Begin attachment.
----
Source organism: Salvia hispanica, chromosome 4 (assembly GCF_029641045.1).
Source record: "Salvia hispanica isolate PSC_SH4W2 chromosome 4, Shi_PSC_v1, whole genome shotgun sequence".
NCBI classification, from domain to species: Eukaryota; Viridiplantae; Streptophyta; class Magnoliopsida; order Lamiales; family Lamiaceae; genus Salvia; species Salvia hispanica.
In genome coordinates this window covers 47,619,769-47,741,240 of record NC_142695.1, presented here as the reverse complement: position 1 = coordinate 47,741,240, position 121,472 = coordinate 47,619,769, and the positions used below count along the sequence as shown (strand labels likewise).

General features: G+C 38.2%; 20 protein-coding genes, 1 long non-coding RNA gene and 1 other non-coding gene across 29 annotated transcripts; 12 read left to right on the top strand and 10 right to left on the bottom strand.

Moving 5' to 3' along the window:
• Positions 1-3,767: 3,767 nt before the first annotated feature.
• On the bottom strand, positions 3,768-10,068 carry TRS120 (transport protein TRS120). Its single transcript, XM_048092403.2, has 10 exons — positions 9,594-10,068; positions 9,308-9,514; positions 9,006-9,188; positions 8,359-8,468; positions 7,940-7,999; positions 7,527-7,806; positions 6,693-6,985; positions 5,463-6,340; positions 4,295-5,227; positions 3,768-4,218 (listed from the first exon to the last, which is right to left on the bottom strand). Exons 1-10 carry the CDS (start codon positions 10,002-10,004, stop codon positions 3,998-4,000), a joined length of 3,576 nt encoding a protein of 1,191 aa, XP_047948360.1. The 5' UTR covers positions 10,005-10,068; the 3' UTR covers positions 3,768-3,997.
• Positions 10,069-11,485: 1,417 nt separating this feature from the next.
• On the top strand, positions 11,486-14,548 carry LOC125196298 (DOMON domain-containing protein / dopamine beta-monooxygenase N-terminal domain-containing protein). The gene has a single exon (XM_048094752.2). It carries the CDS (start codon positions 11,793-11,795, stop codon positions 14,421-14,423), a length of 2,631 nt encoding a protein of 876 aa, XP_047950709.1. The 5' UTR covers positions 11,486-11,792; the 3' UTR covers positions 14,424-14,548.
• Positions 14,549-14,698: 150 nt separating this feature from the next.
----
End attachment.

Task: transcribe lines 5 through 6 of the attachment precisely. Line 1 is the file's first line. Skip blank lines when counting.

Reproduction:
General features: G+C 38.2%; 20 protein-coding genes, 1 long non-coding RNA gene and 1 other non-coding gene across 29 annotated transcripts; 12 read left to right on the top strand and 10 right to left on the bottom strand.

Moving 5' to 3' along the window: